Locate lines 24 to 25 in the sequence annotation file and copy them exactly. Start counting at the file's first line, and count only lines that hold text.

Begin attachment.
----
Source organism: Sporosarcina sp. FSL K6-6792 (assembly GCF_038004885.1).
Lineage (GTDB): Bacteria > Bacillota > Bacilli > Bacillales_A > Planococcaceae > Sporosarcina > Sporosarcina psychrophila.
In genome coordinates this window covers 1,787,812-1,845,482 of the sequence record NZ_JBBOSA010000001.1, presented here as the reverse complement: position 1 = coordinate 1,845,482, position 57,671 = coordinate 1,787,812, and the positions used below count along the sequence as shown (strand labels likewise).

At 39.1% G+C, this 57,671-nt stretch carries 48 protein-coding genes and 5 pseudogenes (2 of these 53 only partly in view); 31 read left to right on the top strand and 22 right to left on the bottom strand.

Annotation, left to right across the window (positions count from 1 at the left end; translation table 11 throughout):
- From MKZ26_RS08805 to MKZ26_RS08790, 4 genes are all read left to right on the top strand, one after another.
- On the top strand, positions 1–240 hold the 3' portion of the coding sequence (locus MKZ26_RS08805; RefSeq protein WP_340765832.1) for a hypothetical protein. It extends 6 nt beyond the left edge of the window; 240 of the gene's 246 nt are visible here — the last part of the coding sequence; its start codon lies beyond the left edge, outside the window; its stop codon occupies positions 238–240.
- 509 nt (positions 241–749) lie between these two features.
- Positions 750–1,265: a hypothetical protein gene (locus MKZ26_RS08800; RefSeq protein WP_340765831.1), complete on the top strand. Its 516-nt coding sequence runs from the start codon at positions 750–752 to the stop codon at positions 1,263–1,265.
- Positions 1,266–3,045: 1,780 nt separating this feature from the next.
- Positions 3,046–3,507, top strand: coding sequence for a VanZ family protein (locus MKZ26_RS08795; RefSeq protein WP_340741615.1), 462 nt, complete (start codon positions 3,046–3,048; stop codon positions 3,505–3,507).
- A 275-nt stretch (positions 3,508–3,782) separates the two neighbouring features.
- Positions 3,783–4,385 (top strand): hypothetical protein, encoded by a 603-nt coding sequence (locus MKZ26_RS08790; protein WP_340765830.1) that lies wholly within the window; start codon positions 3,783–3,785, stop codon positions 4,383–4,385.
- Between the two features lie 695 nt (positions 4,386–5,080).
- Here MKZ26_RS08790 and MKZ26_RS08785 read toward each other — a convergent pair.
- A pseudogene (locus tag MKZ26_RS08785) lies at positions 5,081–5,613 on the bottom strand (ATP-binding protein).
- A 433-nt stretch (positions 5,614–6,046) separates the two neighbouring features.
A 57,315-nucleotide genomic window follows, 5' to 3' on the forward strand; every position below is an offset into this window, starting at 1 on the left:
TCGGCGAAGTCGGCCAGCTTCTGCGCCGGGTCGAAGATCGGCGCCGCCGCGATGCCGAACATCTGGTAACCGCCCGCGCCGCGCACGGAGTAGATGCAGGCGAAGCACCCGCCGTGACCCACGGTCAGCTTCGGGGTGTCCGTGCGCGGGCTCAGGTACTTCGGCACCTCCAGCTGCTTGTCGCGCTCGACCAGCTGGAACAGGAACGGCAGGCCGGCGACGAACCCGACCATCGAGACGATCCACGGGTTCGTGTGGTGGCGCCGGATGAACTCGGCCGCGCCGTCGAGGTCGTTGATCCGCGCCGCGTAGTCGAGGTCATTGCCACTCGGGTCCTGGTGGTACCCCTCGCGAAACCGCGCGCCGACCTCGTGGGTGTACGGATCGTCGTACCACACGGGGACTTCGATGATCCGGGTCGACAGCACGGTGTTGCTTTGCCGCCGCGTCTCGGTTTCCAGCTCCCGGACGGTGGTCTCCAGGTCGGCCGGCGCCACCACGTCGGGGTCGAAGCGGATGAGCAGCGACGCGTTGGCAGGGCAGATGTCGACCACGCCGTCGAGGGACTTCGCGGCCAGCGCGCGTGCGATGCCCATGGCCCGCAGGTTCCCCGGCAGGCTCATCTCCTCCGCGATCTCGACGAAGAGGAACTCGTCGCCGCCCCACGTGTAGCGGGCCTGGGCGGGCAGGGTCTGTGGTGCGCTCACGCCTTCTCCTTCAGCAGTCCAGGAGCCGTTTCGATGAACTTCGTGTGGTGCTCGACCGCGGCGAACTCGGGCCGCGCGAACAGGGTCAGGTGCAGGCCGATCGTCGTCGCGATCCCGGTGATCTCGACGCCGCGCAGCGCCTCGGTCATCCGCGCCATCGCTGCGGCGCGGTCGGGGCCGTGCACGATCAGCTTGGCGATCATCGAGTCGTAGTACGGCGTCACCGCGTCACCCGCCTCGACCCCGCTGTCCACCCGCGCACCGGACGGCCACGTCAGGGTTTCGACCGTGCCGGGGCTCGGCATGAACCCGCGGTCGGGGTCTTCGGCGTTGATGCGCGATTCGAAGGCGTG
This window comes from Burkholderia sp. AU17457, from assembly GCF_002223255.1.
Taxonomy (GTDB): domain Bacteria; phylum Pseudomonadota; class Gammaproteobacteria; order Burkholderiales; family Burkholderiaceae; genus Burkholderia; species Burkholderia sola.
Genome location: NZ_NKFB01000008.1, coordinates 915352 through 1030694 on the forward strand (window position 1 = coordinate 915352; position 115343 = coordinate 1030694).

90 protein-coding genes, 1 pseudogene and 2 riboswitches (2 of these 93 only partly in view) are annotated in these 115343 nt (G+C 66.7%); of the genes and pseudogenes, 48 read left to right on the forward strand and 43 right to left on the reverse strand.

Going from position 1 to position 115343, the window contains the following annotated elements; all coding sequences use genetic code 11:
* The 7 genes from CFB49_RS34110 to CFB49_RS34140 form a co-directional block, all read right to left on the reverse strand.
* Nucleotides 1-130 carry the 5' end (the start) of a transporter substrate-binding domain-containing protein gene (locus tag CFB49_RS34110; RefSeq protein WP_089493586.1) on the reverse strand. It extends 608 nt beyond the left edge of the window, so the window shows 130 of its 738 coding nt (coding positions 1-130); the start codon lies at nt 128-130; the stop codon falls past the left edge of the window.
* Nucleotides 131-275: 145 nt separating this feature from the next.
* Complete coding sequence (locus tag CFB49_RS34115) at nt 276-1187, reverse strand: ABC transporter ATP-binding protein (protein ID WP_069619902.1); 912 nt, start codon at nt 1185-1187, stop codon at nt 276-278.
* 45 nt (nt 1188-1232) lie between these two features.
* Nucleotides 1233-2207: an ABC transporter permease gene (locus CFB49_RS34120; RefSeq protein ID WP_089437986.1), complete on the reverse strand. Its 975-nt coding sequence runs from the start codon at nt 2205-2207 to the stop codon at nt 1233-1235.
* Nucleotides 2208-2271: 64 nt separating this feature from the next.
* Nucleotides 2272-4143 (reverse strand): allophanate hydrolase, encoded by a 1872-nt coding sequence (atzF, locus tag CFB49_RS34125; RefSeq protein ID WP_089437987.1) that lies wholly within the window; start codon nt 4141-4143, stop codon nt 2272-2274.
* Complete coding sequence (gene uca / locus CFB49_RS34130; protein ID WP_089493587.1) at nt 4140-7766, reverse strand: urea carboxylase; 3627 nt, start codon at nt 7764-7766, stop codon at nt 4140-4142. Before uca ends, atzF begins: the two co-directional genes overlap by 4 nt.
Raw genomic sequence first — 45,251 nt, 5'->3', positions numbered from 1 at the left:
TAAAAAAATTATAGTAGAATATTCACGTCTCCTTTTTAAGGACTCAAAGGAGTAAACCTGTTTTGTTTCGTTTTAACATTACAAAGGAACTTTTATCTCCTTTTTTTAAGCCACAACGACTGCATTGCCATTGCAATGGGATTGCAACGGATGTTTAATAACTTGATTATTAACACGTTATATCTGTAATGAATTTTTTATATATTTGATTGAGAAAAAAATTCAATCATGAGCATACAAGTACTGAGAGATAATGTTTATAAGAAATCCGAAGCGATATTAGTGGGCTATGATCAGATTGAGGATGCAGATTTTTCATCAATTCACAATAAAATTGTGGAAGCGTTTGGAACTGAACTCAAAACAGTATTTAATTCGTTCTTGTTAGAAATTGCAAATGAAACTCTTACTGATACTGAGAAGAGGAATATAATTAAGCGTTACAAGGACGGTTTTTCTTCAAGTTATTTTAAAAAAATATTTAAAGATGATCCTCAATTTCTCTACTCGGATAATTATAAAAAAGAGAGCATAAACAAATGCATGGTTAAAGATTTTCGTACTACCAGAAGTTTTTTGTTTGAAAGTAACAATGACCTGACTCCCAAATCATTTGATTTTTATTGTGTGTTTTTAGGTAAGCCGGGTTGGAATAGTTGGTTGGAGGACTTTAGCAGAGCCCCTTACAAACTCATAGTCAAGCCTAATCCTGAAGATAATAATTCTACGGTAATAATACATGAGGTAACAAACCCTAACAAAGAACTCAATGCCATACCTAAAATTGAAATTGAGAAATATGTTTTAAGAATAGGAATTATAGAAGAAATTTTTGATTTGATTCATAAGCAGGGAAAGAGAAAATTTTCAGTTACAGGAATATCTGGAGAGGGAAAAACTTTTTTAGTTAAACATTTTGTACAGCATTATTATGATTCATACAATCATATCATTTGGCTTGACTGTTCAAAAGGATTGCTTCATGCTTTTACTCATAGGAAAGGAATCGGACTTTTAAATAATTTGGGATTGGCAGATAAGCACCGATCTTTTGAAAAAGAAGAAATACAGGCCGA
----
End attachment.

Going from position 1 to position 115343, the window contains the following annotated elements; all coding sequences use genetic code 11:
* The 7 genes from CFB49_RS34110 to CFB49_RS34140 form a co-directional block, all read right to left on the reverse strand.